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Goliath heron

Ardea goliath


This is the world's largest heron. The height is 120–152 cm (47–60 in), the wingspan is 185–230 cm (73–90.5 in) and the weight is 4–5 kg (8.8–11.0 lb). Among standard measurements, the tarsus measures from 21.2 to 25.5 cm (8.3 to 10.0 in) and the wing chord averages around 60.7 cm (23.9 in) in length. The culmen measures from 18 to 20 cm (7.1 to 7.9 in), while the bill from the gape measures around 24 cm (9.4 in). In flight it has a slow and rather ponderous look and, unlike some other herons, its legs are not held horizontally.

Male and female look similar, with an overall covering of slate gray and chestnut feathers. The head and its bushy crest, face, back and sides of the neck are chestnut. The chin, throat, foreneck and upper breast are white, with black streaks across the foreneck and upper breast. The lower breast and belly are buff with black streaks. The back and upper wings are slate-grey, with a chestnut shoulder patch at the bend of the wings when they're closed. The under-wing is pale chestnut. The upper mandible is black and the lores and orbital areas are yellow with a greenish tinge. The eyes are yellow while legs and feet are black. Juveniles look similar to the adults, but are paler.

The only heron with somewhat similarly-colorful plumage characteristics, the widespread purple heron, is much smaller than the Goliath. Despite the shared plumage characteristics with the purple species, the closest extant relatives of the Goliath are considered to be the great-billed and the white-bellied herons of Southern Asia. Due to their large size, this species trio is sometimes referred to as the "giant herons".

The Goliath heron has a distinct deep bark, often described as kowoork, audible from a distances of up to 2 km. A disturbance call (arrk), sharper and higher, can also occasionally be heard. A huh-huh is given during the crouched stage, while a krooo may be heard with the neck extended. Organ-like duetting has been reported at nest sites but has not been confirmed.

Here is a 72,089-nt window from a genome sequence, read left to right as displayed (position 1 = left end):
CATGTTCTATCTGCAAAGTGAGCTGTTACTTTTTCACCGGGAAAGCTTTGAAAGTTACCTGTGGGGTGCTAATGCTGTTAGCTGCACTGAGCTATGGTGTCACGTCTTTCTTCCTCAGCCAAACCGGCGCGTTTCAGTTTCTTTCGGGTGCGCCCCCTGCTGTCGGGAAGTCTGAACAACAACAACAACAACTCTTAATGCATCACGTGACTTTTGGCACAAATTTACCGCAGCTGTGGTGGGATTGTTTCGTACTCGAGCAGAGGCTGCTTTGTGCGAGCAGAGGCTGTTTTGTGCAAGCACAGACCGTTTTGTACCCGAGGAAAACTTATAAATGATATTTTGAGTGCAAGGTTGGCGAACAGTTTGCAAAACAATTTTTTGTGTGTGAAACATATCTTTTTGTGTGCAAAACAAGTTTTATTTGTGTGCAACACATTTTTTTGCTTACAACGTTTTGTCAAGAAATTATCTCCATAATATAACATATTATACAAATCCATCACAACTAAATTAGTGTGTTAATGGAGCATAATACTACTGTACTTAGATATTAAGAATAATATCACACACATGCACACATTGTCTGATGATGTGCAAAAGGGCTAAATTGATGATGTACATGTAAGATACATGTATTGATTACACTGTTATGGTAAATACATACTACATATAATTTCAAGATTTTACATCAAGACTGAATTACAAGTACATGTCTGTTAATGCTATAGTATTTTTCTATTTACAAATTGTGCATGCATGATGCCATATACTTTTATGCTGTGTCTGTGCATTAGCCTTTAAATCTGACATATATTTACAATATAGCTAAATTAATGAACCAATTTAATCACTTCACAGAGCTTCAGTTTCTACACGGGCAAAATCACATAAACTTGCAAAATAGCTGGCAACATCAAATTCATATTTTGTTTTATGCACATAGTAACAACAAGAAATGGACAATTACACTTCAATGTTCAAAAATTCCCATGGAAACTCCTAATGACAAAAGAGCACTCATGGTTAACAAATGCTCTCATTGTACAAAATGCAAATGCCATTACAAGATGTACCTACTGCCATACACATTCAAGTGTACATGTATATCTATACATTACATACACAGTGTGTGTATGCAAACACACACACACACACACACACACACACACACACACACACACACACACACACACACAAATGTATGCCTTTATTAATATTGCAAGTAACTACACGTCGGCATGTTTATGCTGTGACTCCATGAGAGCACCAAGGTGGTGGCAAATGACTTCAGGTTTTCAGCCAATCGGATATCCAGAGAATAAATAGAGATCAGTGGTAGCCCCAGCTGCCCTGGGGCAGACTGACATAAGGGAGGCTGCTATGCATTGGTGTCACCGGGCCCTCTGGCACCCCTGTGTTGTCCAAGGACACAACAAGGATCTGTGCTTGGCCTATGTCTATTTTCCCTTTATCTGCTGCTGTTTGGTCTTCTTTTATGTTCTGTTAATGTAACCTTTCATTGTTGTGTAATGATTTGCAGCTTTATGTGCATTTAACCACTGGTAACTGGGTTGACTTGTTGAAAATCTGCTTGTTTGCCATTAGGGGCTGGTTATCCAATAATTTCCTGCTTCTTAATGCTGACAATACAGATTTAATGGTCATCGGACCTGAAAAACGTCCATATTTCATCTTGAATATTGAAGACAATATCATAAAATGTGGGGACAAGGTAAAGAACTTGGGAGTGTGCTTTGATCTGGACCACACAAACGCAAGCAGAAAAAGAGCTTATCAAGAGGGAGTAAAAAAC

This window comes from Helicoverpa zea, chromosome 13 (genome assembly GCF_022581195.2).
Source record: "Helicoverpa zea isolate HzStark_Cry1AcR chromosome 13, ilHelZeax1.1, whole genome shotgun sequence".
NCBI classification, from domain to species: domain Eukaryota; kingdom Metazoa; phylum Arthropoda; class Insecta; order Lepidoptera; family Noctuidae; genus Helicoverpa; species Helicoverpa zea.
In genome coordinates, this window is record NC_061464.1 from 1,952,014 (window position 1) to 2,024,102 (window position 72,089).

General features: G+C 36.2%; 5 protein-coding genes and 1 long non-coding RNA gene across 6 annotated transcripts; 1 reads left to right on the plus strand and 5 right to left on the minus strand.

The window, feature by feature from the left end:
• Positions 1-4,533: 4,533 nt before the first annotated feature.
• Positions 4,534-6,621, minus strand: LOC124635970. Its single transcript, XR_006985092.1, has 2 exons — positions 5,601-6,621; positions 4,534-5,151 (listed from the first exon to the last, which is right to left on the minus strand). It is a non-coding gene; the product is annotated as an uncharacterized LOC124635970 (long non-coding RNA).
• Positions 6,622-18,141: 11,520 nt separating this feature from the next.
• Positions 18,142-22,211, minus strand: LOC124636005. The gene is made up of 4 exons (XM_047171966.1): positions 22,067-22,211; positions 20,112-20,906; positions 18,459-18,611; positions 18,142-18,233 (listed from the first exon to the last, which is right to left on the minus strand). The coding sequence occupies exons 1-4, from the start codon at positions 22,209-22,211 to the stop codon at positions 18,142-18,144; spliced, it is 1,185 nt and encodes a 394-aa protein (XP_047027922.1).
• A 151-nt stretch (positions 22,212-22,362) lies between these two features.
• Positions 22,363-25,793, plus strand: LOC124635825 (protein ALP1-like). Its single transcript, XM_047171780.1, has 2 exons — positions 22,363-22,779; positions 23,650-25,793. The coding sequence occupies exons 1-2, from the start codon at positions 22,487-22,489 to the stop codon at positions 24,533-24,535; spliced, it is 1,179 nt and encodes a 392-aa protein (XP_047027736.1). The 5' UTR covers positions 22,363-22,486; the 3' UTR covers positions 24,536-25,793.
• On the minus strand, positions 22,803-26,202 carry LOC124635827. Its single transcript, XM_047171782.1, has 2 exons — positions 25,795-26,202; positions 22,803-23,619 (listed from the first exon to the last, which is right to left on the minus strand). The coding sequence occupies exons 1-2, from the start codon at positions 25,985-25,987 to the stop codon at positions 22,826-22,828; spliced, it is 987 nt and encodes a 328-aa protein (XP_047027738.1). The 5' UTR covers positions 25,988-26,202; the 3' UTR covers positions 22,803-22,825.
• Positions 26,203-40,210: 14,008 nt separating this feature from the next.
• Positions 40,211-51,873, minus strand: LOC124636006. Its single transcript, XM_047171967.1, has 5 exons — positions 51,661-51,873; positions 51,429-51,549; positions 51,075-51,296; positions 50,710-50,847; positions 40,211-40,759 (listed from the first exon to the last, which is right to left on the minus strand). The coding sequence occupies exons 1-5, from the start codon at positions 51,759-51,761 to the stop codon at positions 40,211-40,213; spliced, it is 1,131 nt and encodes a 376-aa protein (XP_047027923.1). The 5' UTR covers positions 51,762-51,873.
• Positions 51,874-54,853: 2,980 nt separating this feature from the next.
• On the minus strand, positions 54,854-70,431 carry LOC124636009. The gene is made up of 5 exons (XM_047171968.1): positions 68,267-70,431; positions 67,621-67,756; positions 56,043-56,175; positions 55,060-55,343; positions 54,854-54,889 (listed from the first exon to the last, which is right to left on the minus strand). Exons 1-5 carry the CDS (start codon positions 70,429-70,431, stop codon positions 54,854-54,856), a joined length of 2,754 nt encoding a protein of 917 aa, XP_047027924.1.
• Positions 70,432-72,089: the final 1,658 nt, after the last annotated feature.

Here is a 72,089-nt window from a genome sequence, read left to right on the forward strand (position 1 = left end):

Fun Facts

Goliath herons are solitary foragers and are highly territorial towards other Goliaths entering their feeding territories. On occasions, two may be seen together but these are most likely to a be breeding pair or immatures. A diurnal and often rather inactive feeder, this heron often hunts by standing in the shallows, intently watching the water at its feet. This is a typical feeding method among large Ardea herons and it can forage in deeper waters than most due to its larger size.

It may also perch on heavy floating vegetation, in order to prevent water from rippling around them. As prey appears, the heron rapidly spears it with open mandibles, often spearing both mandibles through the fish's body, and then swallows it whole. It is possible that the bill is used in a lure-like fashion occasionally, attracting fish to the immobile, large object submerged in the water. The handling period is long, with herons often placing their struggling prey on floating vegetation while preparing to swallow it. Due to its generally slow movements and handling time, the Goliath is frequently vulnerable to kleptoparasitism.

In Africa, African fish eagles frequently pirate food caught by Goliaths, although other large birds such as saddle-billed storks and pelicans may also steal their prey. Prey almost entirely consists of fish. The Goliath heron specializes in relatively large fish, with an average prey weight range in Natal of 500–600 g (1.1–1.3 lb) and length of 30 cm (12 in). Exceptionally, the largest fish targeted may measure 50 cm (20 in) although the heron may not be able to swallow prey up to this size. Small fish are generally ignored and the average Goliath catches around 2 or 3 fish a day. Breams, mullet, tilapia and carp have locally been recorded as preferred species. Any other small animals that they come across may be eaten, including frogs, prawns, small mammals, lizards, snakes, insects and even carrion.


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